The impact of stress on health is well recognized. Now the efficacy of stress reduction as an adjunct to medical treatment is being recognized in more and more health care settings. In 1996 Dr. Mark Abramson founded a program at Stanford University Medical Center using the 2,500-year-old technique of Mindfulness Meditation to train patients as an adjunct treatment for many different medical conditions.
The human brain is the most complex object in the known universe, and the study of its structure and function is one of the most rapidly developing fields in contemporary science. Yet many great mysteries remain, including understanding the brain processes involved in memory, perception, mental illness, and arguably the greatest unanswered question in all of science: How are consciousness and mind related to the physical processes within the brain?
Fear, anger, and anxiety that go on for too long can lead to a list of debilitating ailments that are so common we assume they are unavoidable: insomnia, heart disease, arthritis, gastrointestinal problems, and more. The key to reversing the negative impacts of stress and reclaiming our health is simple: love. Love sets off a series of physiological events in the body that help us adapt to life's challenges, stop and reverse disease, maintain health, and make it easier for our bodies to improve rather than deteriorate with age.
The journey of 10,000 miles begins with one step. -Ancient Taoist proverb
The Secret Path is a participatory workshop grounded in the relationship between individual and social consciousness. It presents historically documented accounts of the way that individuals and small groups have actually changed history in socially positive ways, without the destructive fallout of social breakdown and violence. It teaches a pragmatic approach to individual and social transformation grounded in the peer-reviewed science of social outcome measures and individual neuroscience, without either religious or ideological bias.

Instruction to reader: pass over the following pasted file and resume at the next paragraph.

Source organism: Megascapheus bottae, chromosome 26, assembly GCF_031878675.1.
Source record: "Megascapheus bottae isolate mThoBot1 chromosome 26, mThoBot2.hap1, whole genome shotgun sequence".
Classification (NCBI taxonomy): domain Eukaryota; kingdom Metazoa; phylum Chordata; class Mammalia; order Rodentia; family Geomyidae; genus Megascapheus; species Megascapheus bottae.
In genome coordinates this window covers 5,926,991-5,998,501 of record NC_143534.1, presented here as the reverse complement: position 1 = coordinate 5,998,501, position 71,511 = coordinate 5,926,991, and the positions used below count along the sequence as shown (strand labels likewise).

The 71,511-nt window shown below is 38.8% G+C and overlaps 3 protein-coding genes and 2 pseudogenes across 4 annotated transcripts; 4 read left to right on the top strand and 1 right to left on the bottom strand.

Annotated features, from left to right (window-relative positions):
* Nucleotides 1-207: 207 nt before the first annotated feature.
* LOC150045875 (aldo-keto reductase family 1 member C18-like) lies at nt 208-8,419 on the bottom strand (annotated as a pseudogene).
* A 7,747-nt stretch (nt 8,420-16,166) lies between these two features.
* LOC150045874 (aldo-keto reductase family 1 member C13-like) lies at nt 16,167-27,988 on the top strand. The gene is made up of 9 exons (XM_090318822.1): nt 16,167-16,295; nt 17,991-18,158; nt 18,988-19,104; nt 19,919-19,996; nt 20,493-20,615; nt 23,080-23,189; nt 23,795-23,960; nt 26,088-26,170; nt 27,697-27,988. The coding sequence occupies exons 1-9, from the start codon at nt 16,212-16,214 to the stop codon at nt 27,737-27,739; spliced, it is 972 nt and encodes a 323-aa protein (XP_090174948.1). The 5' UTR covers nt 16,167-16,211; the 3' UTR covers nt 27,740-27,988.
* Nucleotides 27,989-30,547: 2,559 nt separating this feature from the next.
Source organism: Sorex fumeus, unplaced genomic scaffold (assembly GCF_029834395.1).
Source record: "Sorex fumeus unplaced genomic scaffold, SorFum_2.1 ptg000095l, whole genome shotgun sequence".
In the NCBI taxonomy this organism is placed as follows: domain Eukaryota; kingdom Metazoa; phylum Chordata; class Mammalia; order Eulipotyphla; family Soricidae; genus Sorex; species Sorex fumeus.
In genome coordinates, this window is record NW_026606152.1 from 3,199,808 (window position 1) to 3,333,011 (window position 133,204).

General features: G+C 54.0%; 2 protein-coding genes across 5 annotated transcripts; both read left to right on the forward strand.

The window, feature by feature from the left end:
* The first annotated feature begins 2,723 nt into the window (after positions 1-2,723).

Do you ever feel like certain issues in your life come around again and again, across different situations and relationships? In Gestalt Relational Constellations (GRC) we take a fresh look at the hidden attachments and systemic dynamics that underlie all of our issues (“stuck” and fluid areas alike). Starting with the personal concerns of participants and using the experience of the whole group, we “drop below” the oft-told story, reaching the level of our fondest dreams and heart’s desires.
Esalen co-founders Richard Price and Michael Murphy envisioned Dick Price's experiences of madness to be of great potential value in helping others, and as a way to expand the human potential movement. As a result, Esalen became a hub in the exploration of alternative models of madness and the development of new ways to help people in extreme states. Michael Cornwall and David Lukoff have been involved in continuing this exploration for more than thirty years.
Self-compassion is the heart of mindfulness. It is warm-hearted, connected presence during difficult moments in our lives. Self-compassion provides emotional strength and resilience that allows us to admit our shortcomings, motivate ourselves with encouragement, forgive ourselves when needed, care for others, and be more fully ourselves. Rapidly expanding research shows that self-compassion is strongly associated with emotional well-being, lower levels of anxiety and depression, healthy habits such as diet and exercise, and more satisfying personal relationships.